CAVANAUGH: And yet a couple of years ago, there was a sister that broke that the FBI had done some kind of surveillance on the Islamic center.

TAHA: Yes, we heard about it like everybody else through an article that was published in the LA Times at that time. And we were very concerned as the leadership of the Muslim community here in San Diego -- I mean, if what are reason? And we would like to know what kind of secret evidences or secret things, information that they got from the Islamic center of San Diego, even though the Islamic center of San Diego is an open institution, we don't question people at the door, we don't ask people whether you are Muslim or not, or what's your intention by coming here. We have Muslims and non-Muslims who come on a daily basis on the Islamic center of San Diego, especially on Friday to come and attend the Friday prayer, listen to the Friday sermon, some people out of curiosity, they would like to go to the Islamic center to hear what Muslims are saying in their ceremonies. Maybe we are asking people to go and fight or something like this. So we have people coming on a daily basis, and we never question the faith of people or the intention of people. So I don't know why this -- they survey us. Whenever we give ape lecture or sermon in the Islamic center, we don't whisper in the ears of people. We say it loud, and we record it, and some of them are on YouTube and all that stuff. We are still asking this question: Why and what kind of information you could get from the Islamic center of San Diego?

CAVANAUGH: Because as you say, everything that happens there you're telling us is open and available to anybody.

TAHA: Of course.

CAVANAUGH: Now, do you think that the Islamic center suffers from a specific stigma because two of the 911 terrorist when is they lived in San Diego went to the Islamic center while they were here?

TAHA: I'm sure, yes. I'm sure, yes. Even though I didn't have any citizen of San Diego coming to me and asking me about this, but I had the media asking me about this whenever they want to do a story about 911 and the connection of San Diego to the 911. They ask me about the two guys who were here. And I always tell them I've never met them. I wasn't here. I don't know them. But I heard from some community members who knew them that they were very normal people attending the -- a few of the prayers, established at the Islamic center. And no one could say anything suspicious or wrong about them at that time.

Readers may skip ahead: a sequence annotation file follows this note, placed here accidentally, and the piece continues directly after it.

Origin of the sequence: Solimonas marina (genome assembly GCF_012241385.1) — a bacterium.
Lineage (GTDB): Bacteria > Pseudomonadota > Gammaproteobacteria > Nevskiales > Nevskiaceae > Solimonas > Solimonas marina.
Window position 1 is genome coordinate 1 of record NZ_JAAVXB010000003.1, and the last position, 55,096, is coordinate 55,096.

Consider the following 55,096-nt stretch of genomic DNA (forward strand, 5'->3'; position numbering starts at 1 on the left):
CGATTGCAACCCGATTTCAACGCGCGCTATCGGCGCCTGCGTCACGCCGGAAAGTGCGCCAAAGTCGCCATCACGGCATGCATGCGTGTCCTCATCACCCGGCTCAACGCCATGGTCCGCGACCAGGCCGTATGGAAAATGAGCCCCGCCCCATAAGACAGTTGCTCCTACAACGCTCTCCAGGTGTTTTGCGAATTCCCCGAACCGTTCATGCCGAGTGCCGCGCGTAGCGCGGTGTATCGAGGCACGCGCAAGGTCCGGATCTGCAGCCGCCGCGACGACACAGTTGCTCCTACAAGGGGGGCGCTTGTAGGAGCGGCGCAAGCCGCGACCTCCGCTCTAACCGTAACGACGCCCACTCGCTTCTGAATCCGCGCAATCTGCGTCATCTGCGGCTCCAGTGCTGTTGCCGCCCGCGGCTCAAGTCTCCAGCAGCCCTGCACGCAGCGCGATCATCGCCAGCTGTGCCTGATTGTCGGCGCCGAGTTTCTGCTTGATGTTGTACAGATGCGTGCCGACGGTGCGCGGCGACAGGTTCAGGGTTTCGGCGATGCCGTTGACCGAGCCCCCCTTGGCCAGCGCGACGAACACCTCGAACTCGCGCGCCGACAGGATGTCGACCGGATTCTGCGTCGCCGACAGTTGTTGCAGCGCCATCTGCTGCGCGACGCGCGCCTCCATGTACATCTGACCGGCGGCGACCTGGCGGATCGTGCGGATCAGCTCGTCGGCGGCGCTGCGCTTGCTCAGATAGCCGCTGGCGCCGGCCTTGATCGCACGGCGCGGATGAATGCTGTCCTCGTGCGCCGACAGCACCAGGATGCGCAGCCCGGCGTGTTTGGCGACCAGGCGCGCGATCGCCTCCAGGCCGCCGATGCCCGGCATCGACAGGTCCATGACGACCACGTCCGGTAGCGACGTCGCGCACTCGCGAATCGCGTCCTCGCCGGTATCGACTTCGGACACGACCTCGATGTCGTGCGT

CAVANAUGH: Now, Imam Taha, you have said that before 911 that the Islamic community in San Diego did a poor job of reaching out to non-Muslims. What do you mean by that?

TAHA: Not only in San Diego, but in the whole, you know, states. I believe -- I came by the way to the United States three weeks before 911.


TAHA: So it was totally, you know a different experience. But based on what I have learned and heard that I believe the Islamic community, the Muslim community in the United States did a very poor job in terms of reaching out to the larger society, to the civic society, to other interfaith community leaders and so O. I believe because the Muslim community at that time was living inside a bubble, inside a comfort zone. And very, very few people had the courage to go out of the comfort zone and reach out to others. So what happened in 911 was a wake-up call for all Americans, including the Muslims. A wake-up call telling us that the way we were heading before 911 was wrong. We have to open our minds and hearts, we have to do a better job in terms of reaching out to our non-Muslim neighbors. We have to tell our story to our fellow citizens. We have to define Islam, we have to speak about Islam and about ourselves because when we keep silent, when we don't speak, somebody else will speak on our behalf most likely in a way that we don't like.

CAVANAUGH: How have you gone about doing that kind of outreach, telling the neighbors in the larger community what Islam is all about?

TAHA: We have worked very hard in terms of establishing strong bridges and a relationship between the Muslim community and the interfaith community, and the civic society in San Diego County. Since then, during, you know, I've been here for the last seven years, and we could establish a good relationship with different interfaith alliances. Now we are part of different interfaith organizations. I can name some of them. The interfaith community for justice of San Diego County. And I'm a board member with them. The interfaith shelter network. In addition to this, also, we have the faith leaders for peace. And we participate in several interfaith dialogues around the county. Mac one of them is the annual interfaith dialogue at Beth Israel in La Jolla. And also the Thanksgiving interfaith dialogue at the San Tomas parish in North County. And many other interfaith dialogues and work that we do especially on the day of the Martin Luther King junior day where we go to Balboa Park. People from all faiths to do a community service day over there.

CAVANAUGH: I know you've worked hard at this for years now, and I believe the larger Muslim community as also seen outreaches as a very important thing to blend Muslim and have Islam welcome the larger community in. But just last year, we had an angry reaction to the establishment of a mosque in Temecula. Did that surprise you?

TAHA: Yes and no. Yes it surprised me because I didn't expect it. But no because of this tension that exists, still exists unfortunately between some portions of other faiths and the Muslim community. This tension is always nurtured by some, you know, Islamophobes in the fashion who work very hard, 24 hours a day in order to establish this sense of -- and sentiment of hatred toward everything that is related to Islam and Muslims.